The 2018 Colorado GOP gubernatorial primary has attracted a hefty pool of candidates, but there’s a reason why nobody in the race today has much in the way of traction: the all-but-certain imminent entry into the race of who should on paper be the frontrunner the moment he announces: Colorado Treasurer Walker Stapleton.
As the Denver Post reported early this month, Stapleton has been building up his “independent” campaign apparatus for some time now without having formally declared his candidacy for governor. The arrangement allows Stapleton to personally steer contributions to the independent group supporting him, exploiting a loophole in the law that as we discussed before more or less makes a joke of the notion that these entities should remain separate and uncoordinated. It also potentially gives future Stapleton campaign staff a place to draw a paycheck from before the campaign launches.
As for exactly when Stapleton gets into the race, there’s some debate on the best timing–waiting for any other big-name challengers to make their intentions clear can be a good strategy, but it can also leave a candidate with erstwhile supporters locked up with rivals before they even enter the race. Of course, since Walker’s entry one way or the other is a foregone conclusion at this point, that’s maybe not as big a consideration.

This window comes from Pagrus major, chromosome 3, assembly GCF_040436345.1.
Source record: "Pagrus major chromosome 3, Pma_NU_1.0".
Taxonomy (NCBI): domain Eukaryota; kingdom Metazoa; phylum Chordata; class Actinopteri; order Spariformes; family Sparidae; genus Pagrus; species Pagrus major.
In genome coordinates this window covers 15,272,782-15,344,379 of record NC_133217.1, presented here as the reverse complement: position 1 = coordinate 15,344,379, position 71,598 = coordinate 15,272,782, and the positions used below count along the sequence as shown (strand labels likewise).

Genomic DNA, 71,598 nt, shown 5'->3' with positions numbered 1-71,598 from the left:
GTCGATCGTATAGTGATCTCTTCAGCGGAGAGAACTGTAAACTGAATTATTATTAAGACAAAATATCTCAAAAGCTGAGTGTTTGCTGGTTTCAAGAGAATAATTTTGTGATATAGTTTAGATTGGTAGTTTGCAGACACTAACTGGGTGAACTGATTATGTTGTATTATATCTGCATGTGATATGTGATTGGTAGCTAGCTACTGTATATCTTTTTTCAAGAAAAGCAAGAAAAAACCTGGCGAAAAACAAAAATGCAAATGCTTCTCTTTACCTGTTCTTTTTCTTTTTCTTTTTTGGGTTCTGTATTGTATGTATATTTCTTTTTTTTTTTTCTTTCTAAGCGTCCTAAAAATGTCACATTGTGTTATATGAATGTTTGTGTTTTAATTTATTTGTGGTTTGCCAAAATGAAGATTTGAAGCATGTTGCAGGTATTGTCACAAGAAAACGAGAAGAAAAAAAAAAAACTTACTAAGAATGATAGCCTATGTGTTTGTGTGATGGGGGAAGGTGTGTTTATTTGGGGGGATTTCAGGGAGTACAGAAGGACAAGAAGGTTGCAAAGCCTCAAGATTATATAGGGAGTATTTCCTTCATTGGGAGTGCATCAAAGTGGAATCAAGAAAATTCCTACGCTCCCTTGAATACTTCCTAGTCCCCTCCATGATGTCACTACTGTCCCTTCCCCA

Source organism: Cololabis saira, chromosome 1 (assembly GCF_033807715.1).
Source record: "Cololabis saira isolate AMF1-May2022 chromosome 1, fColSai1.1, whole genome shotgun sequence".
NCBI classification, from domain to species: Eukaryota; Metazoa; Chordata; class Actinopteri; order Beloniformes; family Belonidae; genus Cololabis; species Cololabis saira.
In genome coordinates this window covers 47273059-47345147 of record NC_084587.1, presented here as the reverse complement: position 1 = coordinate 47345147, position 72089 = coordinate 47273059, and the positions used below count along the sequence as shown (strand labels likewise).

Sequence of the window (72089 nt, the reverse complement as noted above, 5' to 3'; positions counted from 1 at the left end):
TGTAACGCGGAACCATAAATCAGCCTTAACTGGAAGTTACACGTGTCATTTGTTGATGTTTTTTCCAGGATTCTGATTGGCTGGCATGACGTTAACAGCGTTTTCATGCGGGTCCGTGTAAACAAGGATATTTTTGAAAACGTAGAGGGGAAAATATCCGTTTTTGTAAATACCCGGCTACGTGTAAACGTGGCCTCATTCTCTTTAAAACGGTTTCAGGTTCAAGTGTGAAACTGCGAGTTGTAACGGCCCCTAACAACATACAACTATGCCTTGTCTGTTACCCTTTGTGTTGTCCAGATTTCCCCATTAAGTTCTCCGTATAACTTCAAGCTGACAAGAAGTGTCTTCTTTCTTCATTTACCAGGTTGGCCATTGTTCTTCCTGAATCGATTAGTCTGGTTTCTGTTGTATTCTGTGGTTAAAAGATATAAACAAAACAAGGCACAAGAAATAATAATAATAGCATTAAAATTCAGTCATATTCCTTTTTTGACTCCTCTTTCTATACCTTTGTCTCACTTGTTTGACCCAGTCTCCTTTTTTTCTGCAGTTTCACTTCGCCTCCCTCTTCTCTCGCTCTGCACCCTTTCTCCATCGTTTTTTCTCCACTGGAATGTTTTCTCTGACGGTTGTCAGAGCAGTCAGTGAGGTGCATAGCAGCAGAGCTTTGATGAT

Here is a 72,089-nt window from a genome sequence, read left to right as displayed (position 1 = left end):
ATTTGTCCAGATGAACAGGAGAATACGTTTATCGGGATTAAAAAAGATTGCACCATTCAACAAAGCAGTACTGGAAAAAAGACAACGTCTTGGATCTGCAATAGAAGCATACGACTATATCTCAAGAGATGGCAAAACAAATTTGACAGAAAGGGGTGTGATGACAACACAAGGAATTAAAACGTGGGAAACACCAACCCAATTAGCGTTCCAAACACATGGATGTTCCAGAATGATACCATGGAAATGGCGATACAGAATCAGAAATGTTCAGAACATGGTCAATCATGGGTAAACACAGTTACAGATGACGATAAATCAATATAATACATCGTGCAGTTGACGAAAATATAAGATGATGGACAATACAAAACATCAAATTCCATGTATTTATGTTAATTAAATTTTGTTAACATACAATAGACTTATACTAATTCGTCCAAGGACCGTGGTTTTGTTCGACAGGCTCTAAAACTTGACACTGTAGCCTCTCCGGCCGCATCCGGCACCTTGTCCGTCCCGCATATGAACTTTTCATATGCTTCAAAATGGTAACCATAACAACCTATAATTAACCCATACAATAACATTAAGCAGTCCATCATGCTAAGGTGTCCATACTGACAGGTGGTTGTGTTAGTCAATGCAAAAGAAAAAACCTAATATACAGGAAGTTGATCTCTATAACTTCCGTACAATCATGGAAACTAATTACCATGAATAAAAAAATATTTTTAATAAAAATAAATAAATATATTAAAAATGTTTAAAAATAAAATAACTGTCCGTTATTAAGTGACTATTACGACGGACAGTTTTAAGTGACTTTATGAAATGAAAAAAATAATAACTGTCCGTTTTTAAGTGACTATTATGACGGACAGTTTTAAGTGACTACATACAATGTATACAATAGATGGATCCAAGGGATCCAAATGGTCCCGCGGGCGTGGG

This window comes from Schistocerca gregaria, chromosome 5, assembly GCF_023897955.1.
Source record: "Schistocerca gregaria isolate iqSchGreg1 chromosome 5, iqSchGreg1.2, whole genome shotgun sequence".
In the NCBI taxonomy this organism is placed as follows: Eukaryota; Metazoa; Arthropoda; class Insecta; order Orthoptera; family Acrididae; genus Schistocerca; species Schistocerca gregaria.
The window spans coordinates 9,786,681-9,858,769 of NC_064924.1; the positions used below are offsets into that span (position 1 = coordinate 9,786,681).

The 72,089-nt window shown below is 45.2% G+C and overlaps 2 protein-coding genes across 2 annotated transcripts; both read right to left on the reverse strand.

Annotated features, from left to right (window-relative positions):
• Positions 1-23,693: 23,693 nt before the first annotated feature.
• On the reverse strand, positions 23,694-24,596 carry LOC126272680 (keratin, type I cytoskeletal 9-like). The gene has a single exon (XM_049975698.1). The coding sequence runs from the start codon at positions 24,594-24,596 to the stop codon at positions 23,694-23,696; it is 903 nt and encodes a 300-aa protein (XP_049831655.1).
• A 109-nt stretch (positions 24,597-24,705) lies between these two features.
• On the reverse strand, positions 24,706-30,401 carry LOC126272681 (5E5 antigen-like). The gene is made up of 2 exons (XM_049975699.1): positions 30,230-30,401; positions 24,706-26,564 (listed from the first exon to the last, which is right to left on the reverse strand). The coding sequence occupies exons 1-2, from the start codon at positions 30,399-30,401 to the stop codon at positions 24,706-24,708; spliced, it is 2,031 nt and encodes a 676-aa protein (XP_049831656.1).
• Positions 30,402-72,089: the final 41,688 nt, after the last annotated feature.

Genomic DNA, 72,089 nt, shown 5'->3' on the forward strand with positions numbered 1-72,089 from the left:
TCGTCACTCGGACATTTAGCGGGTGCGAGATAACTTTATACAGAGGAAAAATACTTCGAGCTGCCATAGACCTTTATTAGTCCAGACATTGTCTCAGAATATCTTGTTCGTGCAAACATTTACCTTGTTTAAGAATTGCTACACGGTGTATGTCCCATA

There’s little question that once Stapleton enters the race, the stakes for other GOP candidates rise dramatically. Stapleton’s ability to raise funds as a close cousin of the Bush family, not to mention his personal wealth if needed, make him a major threat. His experience as a statewide elected official eclipses other officeholding contenders (here’s looking at you, George Brauchler). Stapleton is also largely free of involvement in recent Colorado GOP intraparty squabbles. If we were laying odds on when Stapleton gets in, we would guess he’ll wait until well after Labor Day–and give himself the last splash.
And then, unless something unpredictable happens, he’s the candidate to beat.